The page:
8 steps to becoming awesomely comfortable at small talk
At the beginning of almost everything – from friendships, to relationships and careers – there is small talk. Knowing how to start, maintain and smoothly wrap up a casual conversation is an essential skill – a skill that can be learned. We’ll walk you through the steps that will make you an excellent conversationalist and awesomely comfortable at that dreaded and sometimes derided skill: small talk. Brownie points included.
1. Find your target
Sometimes you sit next to them, sometimes you have to wander around the room to find them: the people with the good stories and the gift of the gab.
2. Study their body language
Talk to someone who looks approachable. People who nap, read or are on the phone are no-gos. Check their body language and make eye contact. Once you have acquired your target, get ready to say hi. Ignore all the sweat, adrenaline and tendency to overthink.
3. Say something. Anything.
Take a deep breath and say something. Or even better, ask something in the form of an open question. You’re obviously in the same place at the same time, so you must have something in common. Voila! That’s the perfect start to your conversation.
4. Something like this, you mean?
Work, studies or hobbies are classic and foolproof topics. So are the weather, current news (minus politics and religion), the scenery, music, food or compliments about outfits. Make sure you don’t interrogate but keep the balance between asking and revealing. Questions like “What keeps you busy these days?” or “How did you become a (insert job title)?” work like a charm.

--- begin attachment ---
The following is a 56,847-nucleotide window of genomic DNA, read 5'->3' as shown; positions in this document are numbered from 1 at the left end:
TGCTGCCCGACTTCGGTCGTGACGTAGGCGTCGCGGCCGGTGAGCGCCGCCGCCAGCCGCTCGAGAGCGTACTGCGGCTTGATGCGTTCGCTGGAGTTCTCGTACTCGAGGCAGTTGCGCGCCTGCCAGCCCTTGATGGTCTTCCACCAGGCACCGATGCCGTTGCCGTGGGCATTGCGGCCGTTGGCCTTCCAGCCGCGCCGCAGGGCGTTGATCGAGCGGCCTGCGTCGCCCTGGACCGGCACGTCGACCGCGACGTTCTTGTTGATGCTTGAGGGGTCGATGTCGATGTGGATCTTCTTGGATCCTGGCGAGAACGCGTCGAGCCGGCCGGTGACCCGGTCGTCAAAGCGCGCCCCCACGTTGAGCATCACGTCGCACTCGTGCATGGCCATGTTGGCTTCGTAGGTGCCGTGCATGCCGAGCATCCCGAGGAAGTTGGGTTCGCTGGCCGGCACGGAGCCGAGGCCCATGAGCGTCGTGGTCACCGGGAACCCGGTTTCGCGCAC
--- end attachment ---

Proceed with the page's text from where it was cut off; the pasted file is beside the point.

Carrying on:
5. Now add the magic sentence
Here’s a little secret that I stole from writer Paul Ford: As soon the person says what they do for a living, you say: “Wow. That sounds really hard.” Bam! You reached the goal of every conversation: The other person feels super special. (Here, have some brownie points.)
6. Do a lot of all this
Remember to be polite and listen more than you talk. Make eye contact, nod, smile, give (honest) compliments, and laugh at jokes – even the not so funny ones. Try to remember names and what you just talked about, and finish off nicely: “Oliver, it was nice meeting you. I’ll definitely check out that website you recommended. Oh and good luck with your marathon.” (More brownie points, anyone?)
7. So, uhm… the weather, huh?
There’s probably going to be silence, some of it might even be awkward. Just pick a new topic and keep talking. Nobody expects casual conversations to have perfect transitions. If you’re out of topics, don’t be afraid to move on.
8. Be brief. Be bright. Be gone.
Preferably, you leave before the conversation hits a slump: Excuse yourself and go to the bathroom (a classic!), introduce the person to someone else or you say that you want to go meet XY before you leave. If you’re somewhere where you can’t do any of that, you might have to catch another bus or go back to your book. Whatever you do, be as polite and as charming as possible.